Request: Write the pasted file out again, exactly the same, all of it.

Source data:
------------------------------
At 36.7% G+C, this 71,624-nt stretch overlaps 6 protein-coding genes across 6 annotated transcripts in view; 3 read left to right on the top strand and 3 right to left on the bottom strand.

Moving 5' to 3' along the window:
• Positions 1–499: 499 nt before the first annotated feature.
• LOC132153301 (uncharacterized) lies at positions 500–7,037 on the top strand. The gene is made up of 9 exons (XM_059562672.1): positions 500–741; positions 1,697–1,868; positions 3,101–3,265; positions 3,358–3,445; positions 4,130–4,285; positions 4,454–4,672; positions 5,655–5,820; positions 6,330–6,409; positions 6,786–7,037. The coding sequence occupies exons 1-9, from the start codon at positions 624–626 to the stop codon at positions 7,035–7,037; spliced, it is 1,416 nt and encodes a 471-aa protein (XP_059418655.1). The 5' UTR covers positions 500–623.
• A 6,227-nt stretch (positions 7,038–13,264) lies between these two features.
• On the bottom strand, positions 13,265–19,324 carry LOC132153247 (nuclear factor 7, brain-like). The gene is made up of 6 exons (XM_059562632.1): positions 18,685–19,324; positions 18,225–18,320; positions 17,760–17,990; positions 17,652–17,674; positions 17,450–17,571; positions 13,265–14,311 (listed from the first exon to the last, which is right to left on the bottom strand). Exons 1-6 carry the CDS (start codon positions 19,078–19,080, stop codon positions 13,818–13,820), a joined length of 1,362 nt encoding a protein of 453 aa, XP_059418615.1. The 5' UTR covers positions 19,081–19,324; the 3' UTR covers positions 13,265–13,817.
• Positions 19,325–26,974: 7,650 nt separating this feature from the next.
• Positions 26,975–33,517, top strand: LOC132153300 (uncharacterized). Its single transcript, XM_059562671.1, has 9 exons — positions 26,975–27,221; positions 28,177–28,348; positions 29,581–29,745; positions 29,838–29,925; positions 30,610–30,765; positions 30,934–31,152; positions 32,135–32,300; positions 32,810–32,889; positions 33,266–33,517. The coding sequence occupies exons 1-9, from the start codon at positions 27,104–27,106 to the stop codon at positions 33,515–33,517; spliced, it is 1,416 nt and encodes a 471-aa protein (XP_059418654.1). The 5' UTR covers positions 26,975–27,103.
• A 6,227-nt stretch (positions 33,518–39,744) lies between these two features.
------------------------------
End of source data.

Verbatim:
At 36.7% G+C, this 71,624-nt stretch overlaps 6 protein-coding genes across 6 annotated transcripts in view; 3 read left to right on the top strand and 3 right to left on the bottom strand.

Moving 5' to 3' along the window:
• Positions 1–499: 499 nt before the first annotated feature.
• LOC132153301 (uncharacterized) lies at positions 500–7,037 on the top strand. The gene is made up of 9 exons (XM_059562672.1): positions 500–741; positions 1,697–1,868; positions 3,101–3,265; positions 3,358–3,445; positions 4,130–4,285; positions 4,454–4,672; positions 5,655–5,820; positions 6,330–6,409; positions 6,786–7,037. The coding sequence occupies exons 1-9, from the start codon at positions 624–626 to the stop codon at positions 7,035–7,037; spliced, it is 1,416 nt and encodes a 471-aa protein (XP_059418655.1). The 5' UTR covers positions 500–623.
• A 6,227-nt stretch (positions 7,038–13,264) lies between these two features.
• On the bottom strand, positions 13,265–19,324 carry LOC132153247 (nuclear factor 7, brain-like). The gene is made up of 6 exons (XM_059562632.1): positions 18,685–19,324; positions 18,225–18,320; positions 17,760–17,990; positions 17,652–17,674; positions 17,450–17,571; positions 13,265–14,311 (listed from the first exon to the last, which is right to left on the bottom strand). Exons 1-6 carry the CDS (start codon positions 19,078–19,080, stop codon positions 13,818–13,820), a joined length of 1,362 nt encoding a protein of 453 aa, XP_059418615.1. The 5' UTR covers positions 19,081–19,324; the 3' UTR covers positions 13,265–13,817.
• Positions 19,325–26,974: 7,650 nt separating this feature from the next.
• Positions 26,975–33,517, top strand: LOC132153300 (uncharacterized). Its single transcript, XM_059562671.1, has 9 exons — positions 26,975–27,221; positions 28,177–28,348; positions 29,581–29,745; positions 29,838–29,925; positions 30,610–30,765; positions 30,934–31,152; positions 32,135–32,300; positions 32,810–32,889; positions 33,266–33,517. The coding sequence occupies exons 1-9, from the start codon at positions 27,104–27,106 to the stop codon at positions 33,515–33,517; spliced, it is 1,416 nt and encodes a 471-aa protein (XP_059418654.1). The 5' UTR covers positions 26,975–27,103.
• A 6,227-nt stretch (positions 33,518–39,744) lies between these two features.